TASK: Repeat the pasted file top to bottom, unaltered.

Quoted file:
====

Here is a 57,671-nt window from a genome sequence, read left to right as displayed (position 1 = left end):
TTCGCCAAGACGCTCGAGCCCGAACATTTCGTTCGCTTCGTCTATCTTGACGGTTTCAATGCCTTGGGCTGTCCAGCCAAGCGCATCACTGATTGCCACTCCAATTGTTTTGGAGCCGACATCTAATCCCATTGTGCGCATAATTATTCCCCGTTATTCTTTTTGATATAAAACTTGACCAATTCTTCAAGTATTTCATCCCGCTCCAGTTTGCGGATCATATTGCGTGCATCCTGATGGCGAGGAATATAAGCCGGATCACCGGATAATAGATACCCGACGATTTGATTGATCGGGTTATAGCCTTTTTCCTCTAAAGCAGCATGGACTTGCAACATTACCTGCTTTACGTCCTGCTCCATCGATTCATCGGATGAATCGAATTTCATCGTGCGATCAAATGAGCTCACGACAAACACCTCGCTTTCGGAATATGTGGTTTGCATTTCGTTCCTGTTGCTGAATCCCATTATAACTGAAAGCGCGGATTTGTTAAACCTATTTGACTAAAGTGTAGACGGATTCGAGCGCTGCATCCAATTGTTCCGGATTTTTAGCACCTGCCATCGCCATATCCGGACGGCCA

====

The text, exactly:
Here is a 57,671-nt window from a genome sequence, read left to right as displayed (position 1 = left end):
TTCGCCAAGACGCTCGAGCCCGAACATTTCGTTCGCTTCGTCTATCTTGACGGTTTCAATGCCTTGGGCTGTCCAGCCAAGCGCATCACTGATTGCCACTCCAATTGTTTTGGAGCCGACATCTAATCCCATTGTGCGCATAATTATTCCCCGTTATTCTTTTTGATATAAAACTTGACCAATTCTTCAAGTATTTCATCCCGCTCCAGTTTGCGGATCATATTGCGTGCATCCTGATGGCGAGGAATATAAGCCGGATCACCGGATAATAGATACCCGACGATTTGATTGATCGGGTTATAGCCTTTTTCCTCTAAAGCAGCATGGACTTGCAACATTACCTGCTTTACGTCCTGCTCCATCGATTCATCGGATGAATCGAATTTCATCGTGCGATCAAATGAGCTCACGACAAACACCTCGCTTTCGGAATATGTGGTTTGCATTTCGTTCCTGTTGCTGAATCCCATTATAACTGAAAGCGCGGATTTGTTAAACCTATTTGACTAAAGTGTAGACGGATTCGAGCGCTGCATCCAATTGTTCCGGATTTTTAGCACCTGCCATCGCCATATCCGGACGGCCA